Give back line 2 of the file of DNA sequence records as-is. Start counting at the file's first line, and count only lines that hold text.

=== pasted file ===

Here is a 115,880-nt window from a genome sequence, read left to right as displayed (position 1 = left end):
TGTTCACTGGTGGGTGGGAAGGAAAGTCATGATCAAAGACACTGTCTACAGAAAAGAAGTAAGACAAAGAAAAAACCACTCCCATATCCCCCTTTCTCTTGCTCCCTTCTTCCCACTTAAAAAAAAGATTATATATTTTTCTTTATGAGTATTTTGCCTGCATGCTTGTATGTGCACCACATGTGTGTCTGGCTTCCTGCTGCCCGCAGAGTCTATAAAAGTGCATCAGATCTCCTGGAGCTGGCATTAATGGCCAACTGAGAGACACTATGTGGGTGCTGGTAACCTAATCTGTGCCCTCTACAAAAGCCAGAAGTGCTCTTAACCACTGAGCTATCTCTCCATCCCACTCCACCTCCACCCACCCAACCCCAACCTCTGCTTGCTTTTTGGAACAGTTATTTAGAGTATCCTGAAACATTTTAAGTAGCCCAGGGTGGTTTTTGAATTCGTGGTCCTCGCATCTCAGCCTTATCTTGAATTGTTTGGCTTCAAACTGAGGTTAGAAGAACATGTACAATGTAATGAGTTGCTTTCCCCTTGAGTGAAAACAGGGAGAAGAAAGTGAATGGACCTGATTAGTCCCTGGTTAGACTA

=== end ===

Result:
TGTTCACTGGTGGGTGGGAAGGAAAGTCATGATCAAAGACACTGTCTACAGAAAAGAAGTAAGACAAAGAAAAAACCACTCCCATATCCCCCTTTCTCTTGCTCCCTTCTTCCCACTTAAAAAAAAGATTATATATTTTTCTTTATGAGTATTTTGCCTGCATGCTTGTATGTGCACCACATGTGTGTCTGGCTTCCTGCTGCCCGCAGAGTCTATAAAAGTGCATCAGATCTCCTGGAGCTGGCATTAATGGCCAACTGAGAGACACTATGTGGGTGCTGGTAACCTAATCTGTGCCCTCTACAAAAGCCAGAAGTGCTCTTAACCACTGAGCTATCTCTCCATCCCACTCCACCTCCACCCACCCAACCCCAACCTCTGCTTGCTTTTTGGAACAGTTATTTAGAGTATCCTGAAACATTTTAAGTAGCCCAGGGTGGTTTTTGAATTCGTGGTCCTCGCATCTCAGCCTTATCTTGAATTGTTTGGCTTCAAACTGAGGTTAGAAGAACATGTACAATGTAATGAGTTGCTTTCCCCTTGAGTGAAAACAGGGAGAAGAAAGTGAATGGACCTGATTAGTCCCTGGTTAGACTA